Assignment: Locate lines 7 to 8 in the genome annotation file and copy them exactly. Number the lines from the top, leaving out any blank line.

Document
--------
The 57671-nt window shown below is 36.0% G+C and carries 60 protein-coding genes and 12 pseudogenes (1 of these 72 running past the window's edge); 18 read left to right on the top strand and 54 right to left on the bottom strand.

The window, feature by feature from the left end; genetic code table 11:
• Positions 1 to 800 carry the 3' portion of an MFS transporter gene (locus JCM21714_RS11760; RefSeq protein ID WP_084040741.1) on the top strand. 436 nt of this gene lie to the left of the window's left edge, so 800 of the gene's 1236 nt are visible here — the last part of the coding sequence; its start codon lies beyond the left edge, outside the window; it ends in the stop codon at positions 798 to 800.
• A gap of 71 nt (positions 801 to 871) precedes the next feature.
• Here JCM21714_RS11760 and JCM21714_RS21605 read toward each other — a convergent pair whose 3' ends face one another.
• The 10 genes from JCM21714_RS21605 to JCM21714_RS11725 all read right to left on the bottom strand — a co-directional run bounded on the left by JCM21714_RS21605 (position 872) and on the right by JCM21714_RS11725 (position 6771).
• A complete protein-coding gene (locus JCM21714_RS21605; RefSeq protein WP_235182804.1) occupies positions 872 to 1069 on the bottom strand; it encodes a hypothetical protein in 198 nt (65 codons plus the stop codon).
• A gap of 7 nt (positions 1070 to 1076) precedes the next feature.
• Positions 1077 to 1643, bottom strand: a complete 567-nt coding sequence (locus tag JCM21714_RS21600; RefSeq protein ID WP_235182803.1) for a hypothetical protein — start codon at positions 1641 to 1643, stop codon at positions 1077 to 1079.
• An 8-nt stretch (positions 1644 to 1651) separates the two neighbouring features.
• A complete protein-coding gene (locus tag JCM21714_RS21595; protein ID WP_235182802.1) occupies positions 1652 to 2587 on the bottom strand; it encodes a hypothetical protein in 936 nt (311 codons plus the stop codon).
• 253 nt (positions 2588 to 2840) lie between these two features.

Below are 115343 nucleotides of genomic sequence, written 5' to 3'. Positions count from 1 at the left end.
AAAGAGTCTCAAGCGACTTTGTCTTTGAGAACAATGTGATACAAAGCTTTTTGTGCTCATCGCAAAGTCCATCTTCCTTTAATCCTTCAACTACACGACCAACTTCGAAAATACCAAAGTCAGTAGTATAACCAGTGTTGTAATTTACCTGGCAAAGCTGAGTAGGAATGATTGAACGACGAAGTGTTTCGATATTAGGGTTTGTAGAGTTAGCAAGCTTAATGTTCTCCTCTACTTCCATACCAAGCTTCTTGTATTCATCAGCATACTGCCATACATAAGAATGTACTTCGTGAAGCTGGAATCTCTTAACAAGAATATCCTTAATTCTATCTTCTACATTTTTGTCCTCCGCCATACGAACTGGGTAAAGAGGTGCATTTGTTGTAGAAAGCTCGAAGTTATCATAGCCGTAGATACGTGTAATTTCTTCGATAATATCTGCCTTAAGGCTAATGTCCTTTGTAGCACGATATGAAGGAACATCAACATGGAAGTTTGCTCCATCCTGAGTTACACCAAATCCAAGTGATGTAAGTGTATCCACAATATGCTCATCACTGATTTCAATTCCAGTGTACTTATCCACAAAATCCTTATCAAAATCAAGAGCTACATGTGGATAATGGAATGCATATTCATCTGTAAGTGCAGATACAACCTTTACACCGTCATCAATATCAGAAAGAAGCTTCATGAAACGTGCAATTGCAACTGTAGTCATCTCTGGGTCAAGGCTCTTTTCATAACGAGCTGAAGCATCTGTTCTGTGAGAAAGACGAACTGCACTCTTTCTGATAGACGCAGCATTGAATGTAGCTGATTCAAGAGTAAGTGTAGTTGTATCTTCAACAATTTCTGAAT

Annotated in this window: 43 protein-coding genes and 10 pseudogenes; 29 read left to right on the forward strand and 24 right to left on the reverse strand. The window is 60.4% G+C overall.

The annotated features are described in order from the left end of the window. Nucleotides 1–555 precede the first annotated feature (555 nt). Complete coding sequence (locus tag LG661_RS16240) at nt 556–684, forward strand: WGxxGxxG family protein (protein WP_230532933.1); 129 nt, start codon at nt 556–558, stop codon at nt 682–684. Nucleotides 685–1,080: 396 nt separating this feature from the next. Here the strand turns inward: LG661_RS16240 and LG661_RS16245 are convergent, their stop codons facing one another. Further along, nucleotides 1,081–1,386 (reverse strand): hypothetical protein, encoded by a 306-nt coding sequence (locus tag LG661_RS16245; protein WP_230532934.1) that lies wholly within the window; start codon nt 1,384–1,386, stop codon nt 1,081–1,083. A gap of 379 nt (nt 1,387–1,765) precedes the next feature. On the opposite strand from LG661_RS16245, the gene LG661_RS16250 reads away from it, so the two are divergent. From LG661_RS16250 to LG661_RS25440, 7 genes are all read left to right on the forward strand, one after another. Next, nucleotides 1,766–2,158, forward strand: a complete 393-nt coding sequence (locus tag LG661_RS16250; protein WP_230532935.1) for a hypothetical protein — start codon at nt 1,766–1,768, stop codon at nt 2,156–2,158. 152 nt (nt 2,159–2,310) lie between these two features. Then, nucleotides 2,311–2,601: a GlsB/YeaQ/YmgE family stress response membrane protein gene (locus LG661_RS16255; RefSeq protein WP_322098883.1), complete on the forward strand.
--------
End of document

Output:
• A complete protein-coding gene (locus JCM21714_RS21605; RefSeq protein WP_235182804.1) occupies positions 872 to 1069 on the bottom strand; it encodes a hypothetical protein in 198 nt (65 codons plus the stop codon).
• A gap of 7 nt (positions 1070 to 1076) precedes the next feature.